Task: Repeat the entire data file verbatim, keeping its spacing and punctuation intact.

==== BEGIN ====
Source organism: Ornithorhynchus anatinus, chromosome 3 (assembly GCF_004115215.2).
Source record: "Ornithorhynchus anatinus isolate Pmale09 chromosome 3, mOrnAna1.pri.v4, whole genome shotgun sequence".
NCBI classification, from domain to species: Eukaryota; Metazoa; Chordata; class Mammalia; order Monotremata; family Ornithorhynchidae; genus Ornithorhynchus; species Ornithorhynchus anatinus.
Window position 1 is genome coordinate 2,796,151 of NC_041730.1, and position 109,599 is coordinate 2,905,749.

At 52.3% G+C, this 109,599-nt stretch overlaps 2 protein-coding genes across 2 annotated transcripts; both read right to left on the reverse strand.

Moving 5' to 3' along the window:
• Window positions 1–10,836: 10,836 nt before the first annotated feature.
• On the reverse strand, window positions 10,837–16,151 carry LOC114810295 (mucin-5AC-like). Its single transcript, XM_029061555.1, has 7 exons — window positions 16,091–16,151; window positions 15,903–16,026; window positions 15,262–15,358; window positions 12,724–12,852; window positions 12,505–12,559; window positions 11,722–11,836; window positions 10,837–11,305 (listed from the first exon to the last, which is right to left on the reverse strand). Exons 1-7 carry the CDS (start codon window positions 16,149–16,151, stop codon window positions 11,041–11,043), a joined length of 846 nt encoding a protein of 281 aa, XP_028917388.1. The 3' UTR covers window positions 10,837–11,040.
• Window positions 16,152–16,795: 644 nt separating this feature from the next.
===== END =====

Source organism: Ornithorhynchus anatinus, chromosome 3 (assembly GCF_004115215.2).
Source record: "Ornithorhynchus anatinus isolate Pmale09 chromosome 3, mOrnAna1.pri.v4, whole genome shotgun sequence".
NCBI classification, from domain to species: Eukaryota; Metazoa; Chordata; class Mammalia; order Monotremata; family Ornithorhynchidae; genus Ornithorhynchus; species Ornithorhynchus anatinus.
Window position 1 is genome coordinate 2,796,151 of NC_041730.1, and position 109,599 is coordinate 2,905,749.

At 52.3% G+C, this 109,599-nt stretch overlaps 2 protein-coding genes across 2 annotated transcripts; both read right to left on the reverse strand.

Moving 5' to 3' along the window:
• Window positions 1–10,836: 10,836 nt before the first annotated feature.
• On the reverse strand, window positions 10,837–16,151 carry LOC114810295 (mucin-5AC-like). Its single transcript, XM_029061555.1, has 7 exons — window positions 16,091–16,151; window positions 15,903–16,026; window positions 15,262–15,358; window positions 12,724–12,852; window positions 12,505–12,559; window positions 11,722–11,836; window positions 10,837–11,305 (listed from the first exon to the last, which is right to left on the reverse strand). Exons 1-7 carry the CDS (start codon window positions 16,149–16,151, stop codon window positions 11,041–11,043), a joined length of 846 nt encoding a protein of 281 aa, XP_028917388.1. The 3' UTR covers window positions 10,837–11,040.
• Window positions 16,152–16,795: 644 nt separating this feature from the next.